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The latest installment in the Star Wars franchise hits theaters in December and the answer is no, we couldn't be any more excited. There's something in the George Lucas's universe for everyone* but many people feel like taking pieces of Star Wars without asking. And Lucas and his company Lucasfilm have been all too happy to sue over unauthorized use of images and names from the franchise.
Here are a few of the most notorious Star Wars lawsuits:
Maybe the most notorious lifting of the Star Wars name was from none other than Ronald Reagan himself. The former president (and Hollywood actor) created a Strategic Defense Initiative aimed at funding space-based laser missiles and battle-stations. The brainchild of Lieutenant General Daniel O. Graham and his High Frontier group, the project quickly got the "Star Wars" moniker applied to it.
Lucas sued for trademark infringement, but the United States District Court ruled that "when politicians, newspapers and the public generally use the phrase Star Wars for convenience, in parody or descriptively to further a communication of their views on SDI."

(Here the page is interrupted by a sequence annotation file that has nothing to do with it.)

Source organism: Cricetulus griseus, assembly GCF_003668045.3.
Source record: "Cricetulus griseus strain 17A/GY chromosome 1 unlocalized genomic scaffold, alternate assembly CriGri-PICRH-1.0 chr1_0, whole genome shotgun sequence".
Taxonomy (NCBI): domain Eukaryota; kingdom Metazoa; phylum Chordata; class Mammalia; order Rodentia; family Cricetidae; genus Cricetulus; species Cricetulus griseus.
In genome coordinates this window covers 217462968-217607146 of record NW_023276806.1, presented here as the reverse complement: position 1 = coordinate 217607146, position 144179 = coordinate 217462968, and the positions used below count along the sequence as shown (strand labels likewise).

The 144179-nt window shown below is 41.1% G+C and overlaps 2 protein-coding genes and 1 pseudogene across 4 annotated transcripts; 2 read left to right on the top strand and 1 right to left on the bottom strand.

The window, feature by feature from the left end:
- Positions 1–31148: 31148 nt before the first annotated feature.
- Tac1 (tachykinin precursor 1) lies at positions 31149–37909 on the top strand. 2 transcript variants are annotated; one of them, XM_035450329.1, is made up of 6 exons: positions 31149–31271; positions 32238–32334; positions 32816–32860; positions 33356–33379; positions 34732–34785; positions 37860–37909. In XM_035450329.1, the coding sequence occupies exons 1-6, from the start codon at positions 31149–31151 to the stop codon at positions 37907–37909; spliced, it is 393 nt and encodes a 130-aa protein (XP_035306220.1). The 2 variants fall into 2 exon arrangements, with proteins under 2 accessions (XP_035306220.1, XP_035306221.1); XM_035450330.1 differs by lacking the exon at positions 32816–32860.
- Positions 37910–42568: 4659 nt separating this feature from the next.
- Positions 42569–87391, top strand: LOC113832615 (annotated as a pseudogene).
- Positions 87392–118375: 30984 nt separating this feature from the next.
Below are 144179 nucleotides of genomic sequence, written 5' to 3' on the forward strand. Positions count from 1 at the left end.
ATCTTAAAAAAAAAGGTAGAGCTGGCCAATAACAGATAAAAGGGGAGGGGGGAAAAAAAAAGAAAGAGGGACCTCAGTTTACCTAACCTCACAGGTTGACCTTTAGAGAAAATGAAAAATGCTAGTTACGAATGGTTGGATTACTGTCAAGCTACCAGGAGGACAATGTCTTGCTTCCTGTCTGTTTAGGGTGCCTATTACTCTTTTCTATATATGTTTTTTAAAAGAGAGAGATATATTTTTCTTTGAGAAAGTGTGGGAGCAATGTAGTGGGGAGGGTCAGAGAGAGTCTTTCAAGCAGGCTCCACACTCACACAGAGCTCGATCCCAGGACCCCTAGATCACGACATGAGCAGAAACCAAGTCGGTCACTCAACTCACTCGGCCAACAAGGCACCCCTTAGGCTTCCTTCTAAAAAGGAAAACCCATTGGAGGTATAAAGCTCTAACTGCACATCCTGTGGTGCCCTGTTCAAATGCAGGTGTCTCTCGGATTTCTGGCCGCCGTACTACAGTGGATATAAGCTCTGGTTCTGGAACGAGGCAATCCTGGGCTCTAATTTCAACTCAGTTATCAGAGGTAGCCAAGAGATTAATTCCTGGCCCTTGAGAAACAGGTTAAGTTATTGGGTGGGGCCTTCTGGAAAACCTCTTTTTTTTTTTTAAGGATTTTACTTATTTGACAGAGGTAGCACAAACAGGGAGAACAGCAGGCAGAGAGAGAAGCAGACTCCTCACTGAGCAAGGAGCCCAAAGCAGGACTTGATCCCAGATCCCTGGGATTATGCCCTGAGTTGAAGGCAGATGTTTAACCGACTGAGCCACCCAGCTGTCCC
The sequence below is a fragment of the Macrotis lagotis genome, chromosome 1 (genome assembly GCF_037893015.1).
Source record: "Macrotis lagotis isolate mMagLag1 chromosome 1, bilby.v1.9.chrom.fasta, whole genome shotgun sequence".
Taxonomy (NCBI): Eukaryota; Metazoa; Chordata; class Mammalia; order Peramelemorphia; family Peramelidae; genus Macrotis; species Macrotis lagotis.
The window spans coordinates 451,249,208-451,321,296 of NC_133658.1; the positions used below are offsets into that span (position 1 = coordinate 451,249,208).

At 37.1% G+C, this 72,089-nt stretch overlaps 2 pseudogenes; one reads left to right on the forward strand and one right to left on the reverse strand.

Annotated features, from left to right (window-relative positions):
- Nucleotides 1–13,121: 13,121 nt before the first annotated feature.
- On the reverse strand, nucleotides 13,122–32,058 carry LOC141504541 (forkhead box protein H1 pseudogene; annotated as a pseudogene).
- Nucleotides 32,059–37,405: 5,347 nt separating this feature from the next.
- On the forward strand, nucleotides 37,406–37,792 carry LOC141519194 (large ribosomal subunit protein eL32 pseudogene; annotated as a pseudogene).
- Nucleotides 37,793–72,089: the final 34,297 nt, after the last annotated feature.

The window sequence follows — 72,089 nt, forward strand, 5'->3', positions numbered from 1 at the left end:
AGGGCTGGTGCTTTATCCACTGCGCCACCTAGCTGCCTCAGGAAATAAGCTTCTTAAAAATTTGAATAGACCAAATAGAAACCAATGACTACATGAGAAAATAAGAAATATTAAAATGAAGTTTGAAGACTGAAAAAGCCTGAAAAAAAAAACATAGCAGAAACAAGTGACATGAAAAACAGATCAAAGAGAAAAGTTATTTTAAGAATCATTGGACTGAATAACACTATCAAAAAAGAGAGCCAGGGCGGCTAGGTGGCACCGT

R2-D2 and C-3PO were some of the most beloved and central characters from the original Star Wars and are as responsible for putting the word "droid" into the national lexicon as any other source. Lucas loved them as well, which is why he trademarked the term in 2008, and sends cease and desist letters to startups using "droid" in their name.
As for Verizon Wireless, whose phones are based on the Android operating system, and the Motorola phone called the Droid, those companies are using the term under a license from Lucasfilm.
A wireless headset that uses conscious and non-conscious brainwaves to allow users to play games, run software, and use other computer applications sounds pretty cool. After all, it's reminiscent of Jedis moving objects and controlling thoughts with just their minds. You may even want to give it a cool name, like Jedi Mind. But you might want to think again.
Lucas sued Jedi Mind, Inc. for $5 million over their headset, after the company said they'd phase out the name. So if you've ever doubted Lucas's commitment to litigation to protect his pet universe, you should know that the legal force is strong with this one.
*Except for Jar Jar Binks; no one likes Jar Jar.
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